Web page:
I'm not necessarily what you would call a connoisseur of beer. I like beer quite a bit, but I generally stick to your everyday lagers, light beers, or whatever happens to be on sale when the mood strikes to enjoy an ice cold mix of hops and barley. With that said, I'm open to trying new things, and from time to time will grab a six pack of microbrew, or craft beer, as in the case with Redd's Apple Ale.

I have a couple of friends who brew their own beer. One that has been doing it for a number of years, and one who just started a few months ago. Like most home brewers, they both brew ales, for three reasons; 1) they both prefer the stronger beer flavor of an ale, 2) ales ferment at room temperature or warmer, whereas lagers must be refrigerated to ferment properly, which requires more equipment (i.e. more money), and 3) the brew time on an ale can be as little as seven days, while a lager can take a month or longer to properly brew.

Some of the most popular beers in the world are lagers, including Miller, Miller Lite, Coors Light, Budweiser, Bud Light, etc. Ales are darker and generally have a stronger, some would say, "bitter", others would say, "robust" flavor. Personally, I prefer lagers over ales, but I'm working on acquiring a taste for ales. Nobody like a quitter, right?

The Redd's official Facebook page says it's "brewed like an ale", that seems to be the where the comparisons between the two stop. It's light color resembles more of a lager, and it doesn't taste like ale, which I assume is the point.

A friend of mine from one of our sister-station's, who has never been a fan of beer told me he picked some up during a recent trip to the grocery store and really enjoyed it. So I grabbed a warm six pack at Schnucks over the weekend, and once I got it properly chilled (I buried a couple in the ice maker bucket of my freezer for about 20 minutes), I cracked open a bottle anxious to take my first swig and see what all the hype is about.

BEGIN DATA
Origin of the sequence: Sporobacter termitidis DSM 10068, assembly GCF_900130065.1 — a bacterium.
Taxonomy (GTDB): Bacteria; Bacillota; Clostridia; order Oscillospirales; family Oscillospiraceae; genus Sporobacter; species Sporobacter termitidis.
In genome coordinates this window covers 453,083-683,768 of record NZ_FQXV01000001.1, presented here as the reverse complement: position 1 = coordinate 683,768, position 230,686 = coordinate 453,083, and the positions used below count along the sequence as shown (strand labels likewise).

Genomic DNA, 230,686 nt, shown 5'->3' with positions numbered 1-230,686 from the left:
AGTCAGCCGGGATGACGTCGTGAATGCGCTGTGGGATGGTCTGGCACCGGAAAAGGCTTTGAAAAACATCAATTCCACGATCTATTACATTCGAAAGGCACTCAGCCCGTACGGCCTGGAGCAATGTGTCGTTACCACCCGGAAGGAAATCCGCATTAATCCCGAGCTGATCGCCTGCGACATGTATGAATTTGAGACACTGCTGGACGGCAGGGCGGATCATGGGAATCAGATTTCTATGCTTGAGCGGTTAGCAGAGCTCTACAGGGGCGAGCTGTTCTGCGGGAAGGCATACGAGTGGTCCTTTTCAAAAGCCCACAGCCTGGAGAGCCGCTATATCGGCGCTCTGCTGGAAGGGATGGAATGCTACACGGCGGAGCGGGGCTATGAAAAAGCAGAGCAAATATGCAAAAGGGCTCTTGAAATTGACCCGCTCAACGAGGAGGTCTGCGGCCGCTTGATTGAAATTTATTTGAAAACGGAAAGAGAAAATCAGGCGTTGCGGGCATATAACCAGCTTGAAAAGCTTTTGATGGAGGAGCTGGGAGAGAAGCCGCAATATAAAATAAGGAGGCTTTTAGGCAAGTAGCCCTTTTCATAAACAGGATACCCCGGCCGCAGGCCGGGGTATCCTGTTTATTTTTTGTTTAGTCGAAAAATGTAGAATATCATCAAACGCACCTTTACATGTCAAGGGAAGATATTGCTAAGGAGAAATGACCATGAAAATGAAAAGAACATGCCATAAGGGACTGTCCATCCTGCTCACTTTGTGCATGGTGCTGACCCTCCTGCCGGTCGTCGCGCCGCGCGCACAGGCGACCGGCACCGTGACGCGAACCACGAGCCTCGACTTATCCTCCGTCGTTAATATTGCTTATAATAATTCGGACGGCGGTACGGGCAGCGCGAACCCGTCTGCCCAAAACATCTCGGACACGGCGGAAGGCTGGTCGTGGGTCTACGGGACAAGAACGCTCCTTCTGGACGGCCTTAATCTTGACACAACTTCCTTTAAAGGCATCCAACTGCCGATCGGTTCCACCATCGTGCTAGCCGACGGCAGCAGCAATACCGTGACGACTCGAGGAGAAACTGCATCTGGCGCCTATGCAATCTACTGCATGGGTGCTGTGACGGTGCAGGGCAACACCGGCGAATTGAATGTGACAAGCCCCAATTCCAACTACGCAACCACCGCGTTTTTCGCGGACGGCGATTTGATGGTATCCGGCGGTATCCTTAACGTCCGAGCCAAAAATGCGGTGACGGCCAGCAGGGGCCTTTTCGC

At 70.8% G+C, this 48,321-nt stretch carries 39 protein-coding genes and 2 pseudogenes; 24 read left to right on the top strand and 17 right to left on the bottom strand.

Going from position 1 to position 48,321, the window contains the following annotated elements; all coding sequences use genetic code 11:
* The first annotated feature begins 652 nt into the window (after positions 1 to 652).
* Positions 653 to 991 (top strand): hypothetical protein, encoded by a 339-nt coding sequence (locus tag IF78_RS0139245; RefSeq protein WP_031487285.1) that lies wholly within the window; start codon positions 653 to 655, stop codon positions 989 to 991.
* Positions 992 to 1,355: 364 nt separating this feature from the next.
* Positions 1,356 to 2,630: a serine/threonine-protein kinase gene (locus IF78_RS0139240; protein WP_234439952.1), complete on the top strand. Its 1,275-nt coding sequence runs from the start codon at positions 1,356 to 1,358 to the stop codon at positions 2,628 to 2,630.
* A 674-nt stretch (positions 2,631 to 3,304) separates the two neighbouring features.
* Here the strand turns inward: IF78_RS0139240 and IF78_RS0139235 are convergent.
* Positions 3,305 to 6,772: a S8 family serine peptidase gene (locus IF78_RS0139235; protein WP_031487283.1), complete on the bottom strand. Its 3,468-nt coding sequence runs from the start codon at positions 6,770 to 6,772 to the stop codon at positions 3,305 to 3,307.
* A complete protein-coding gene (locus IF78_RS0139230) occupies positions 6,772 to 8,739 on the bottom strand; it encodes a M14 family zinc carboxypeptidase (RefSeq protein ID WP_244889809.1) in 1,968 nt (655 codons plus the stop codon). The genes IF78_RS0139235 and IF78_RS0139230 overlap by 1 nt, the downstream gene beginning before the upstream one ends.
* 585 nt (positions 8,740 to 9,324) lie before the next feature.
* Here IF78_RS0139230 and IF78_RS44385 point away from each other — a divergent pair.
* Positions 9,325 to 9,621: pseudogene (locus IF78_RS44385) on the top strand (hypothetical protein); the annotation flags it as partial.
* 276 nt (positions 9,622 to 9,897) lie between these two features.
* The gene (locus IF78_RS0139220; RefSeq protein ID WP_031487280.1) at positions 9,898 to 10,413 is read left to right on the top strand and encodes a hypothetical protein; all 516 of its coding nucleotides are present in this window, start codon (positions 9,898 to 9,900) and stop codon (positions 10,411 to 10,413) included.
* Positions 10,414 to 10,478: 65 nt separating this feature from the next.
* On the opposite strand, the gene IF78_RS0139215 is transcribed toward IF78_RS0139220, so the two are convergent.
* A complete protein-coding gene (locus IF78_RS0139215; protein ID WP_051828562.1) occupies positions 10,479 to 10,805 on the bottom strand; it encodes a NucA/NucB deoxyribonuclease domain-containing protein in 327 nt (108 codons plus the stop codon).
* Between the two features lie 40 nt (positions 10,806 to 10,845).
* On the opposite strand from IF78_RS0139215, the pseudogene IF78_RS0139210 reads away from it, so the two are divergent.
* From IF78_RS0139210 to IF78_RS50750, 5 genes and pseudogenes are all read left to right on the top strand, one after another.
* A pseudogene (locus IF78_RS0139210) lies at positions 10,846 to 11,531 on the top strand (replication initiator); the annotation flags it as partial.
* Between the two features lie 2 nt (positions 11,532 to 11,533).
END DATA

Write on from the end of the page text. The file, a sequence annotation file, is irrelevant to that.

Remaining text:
While you can't really smell the apple upon opening the bottle, it's certainly the dominate flavor, almost like drinking carbonated apple juice. If I had to classify it, I would put it more in the Red Delicious category, than say, the Granny Smith. Meaning the apple flavor is more sweet than tart. There's little to no "beer flavor" that I could determine. Is that a bad thing? Not necessarily. If you have sweet tooth like I do, Redd's will certainly satisfy it. However, if you're in the mood for a "beer" beer, you're probably better off going with something else.

I will give Redd's credit on its bubbliness. While it wouldn't produce the typical beer foam you get if you were to pour it into a glass, when you take a swig of Redd's and let it rest in your mouth for a few seconds, you can feel thousands of tiny bubbles popping on your tongue, much like my prom night (What???). These bubbles are what give Redd's a refreshing, crisp finish with little to no aftertaste.

Overall, I did enjoy Redd's, however I don't see it becoming my regular beer of choice when the mood strikes, which Redd's seems to be OK with based on the "About" section of their Facebook page which states, "this ale is for those times when you are looking to branch out and try something different."

I'd recommend giving Redd's a try for non-beer drinkers, or those who enjoy malt beverages such as Smirnoff.